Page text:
Nitrogen Recalibration for Corn in North Dakota

The nitrogen (N) recommendations for corn in North Dakota (ND) need to be updated using actual field results from ND. Existing recommendations are based on Minnesota data, and older ND field calibration data. There have been many changes in cropping systems especially conservation tillage adoption, weed control, and corn hybrid genetics. Many of the newer hybrids are more resistant to water limiting conditions experienced in parts of ND. The study will consist of N response research experiments at a number (8 to 10) of sites depending on resources and locating suitable field research sites. This study will be conducted for two years to generate data for up to 20 site-years of research results.


03 Mar 2012

2011 Annual Interpretive Summary

This is the second year of the project designed to allow the research-based re-evaluation of the corn N recommendations in North Dakota. A total of 22 sites were planned in 2011. With the sites from 2010, there have been a total of 36 sites that can be evaluated. In addition, sensor readings using both a Greenseeker® (N-Tech) sensor and a Holland Scientific Crop Circle sensor were used when the corn was about 6 leaf and again about 2 weeks later over the top, and at the later season also below canopy height. These sensor readings were taken to try to develop a predictive measurement to guide growers in the need for added N at side-dress time. The site yield and N-rate evaluations were evaluated as a whole and partitioned based on regional and soil considerations.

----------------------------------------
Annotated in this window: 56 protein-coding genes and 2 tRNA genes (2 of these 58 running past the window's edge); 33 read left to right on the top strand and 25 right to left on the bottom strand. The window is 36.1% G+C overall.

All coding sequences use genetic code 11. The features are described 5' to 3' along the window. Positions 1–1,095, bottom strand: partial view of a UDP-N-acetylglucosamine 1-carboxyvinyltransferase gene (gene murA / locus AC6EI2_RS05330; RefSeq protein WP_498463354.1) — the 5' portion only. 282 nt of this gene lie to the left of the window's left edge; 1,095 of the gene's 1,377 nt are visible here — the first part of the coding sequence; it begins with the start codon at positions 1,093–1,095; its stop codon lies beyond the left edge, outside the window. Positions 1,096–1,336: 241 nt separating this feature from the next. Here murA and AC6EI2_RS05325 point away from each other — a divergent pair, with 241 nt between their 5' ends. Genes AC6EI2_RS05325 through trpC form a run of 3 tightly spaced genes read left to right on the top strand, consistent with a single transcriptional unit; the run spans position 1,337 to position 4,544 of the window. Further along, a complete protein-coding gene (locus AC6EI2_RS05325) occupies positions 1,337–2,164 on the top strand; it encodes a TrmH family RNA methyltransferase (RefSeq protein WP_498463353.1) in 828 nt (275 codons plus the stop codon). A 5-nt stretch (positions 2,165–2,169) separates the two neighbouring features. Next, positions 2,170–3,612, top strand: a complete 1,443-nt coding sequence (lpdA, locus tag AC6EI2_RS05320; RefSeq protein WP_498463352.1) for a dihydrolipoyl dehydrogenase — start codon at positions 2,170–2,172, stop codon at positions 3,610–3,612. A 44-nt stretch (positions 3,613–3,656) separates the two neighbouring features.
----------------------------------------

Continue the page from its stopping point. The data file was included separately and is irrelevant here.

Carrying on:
The response of corn to N rate from the total of the two years was quite variable (R2 = 0.19). The no-till sites, a total of five in the 2 years, responded differently than conventional sites, and the 50 lb N/A long-term credit used in the spring wheat and durum recommendations also appears to be justified for corn. High clay sites required far more N for similar yields as the remaining eastern North Dakota sites. Based on a comparison of similar yields from the rest of eastern North Dakota, clay sites lost about 80 lb N/A in 2010 due probably to denitrification and more than 120 lb N/A in 2011. The well-tiled clay sites were less affected by N loss and responses to N near those of medium-textured soil sites in the east. Considering the amount of N lost in high clay soils in 2010 and 2011, and probably by growers in many springs, there is ample cause to begin recommending a planned side-dress N application in high clay soils. It is planned to conduct field sites for two more years, 2012 and 2013, and then summarize the experimental results and release updated N recommendations for the various regions in North Dakota. ND-16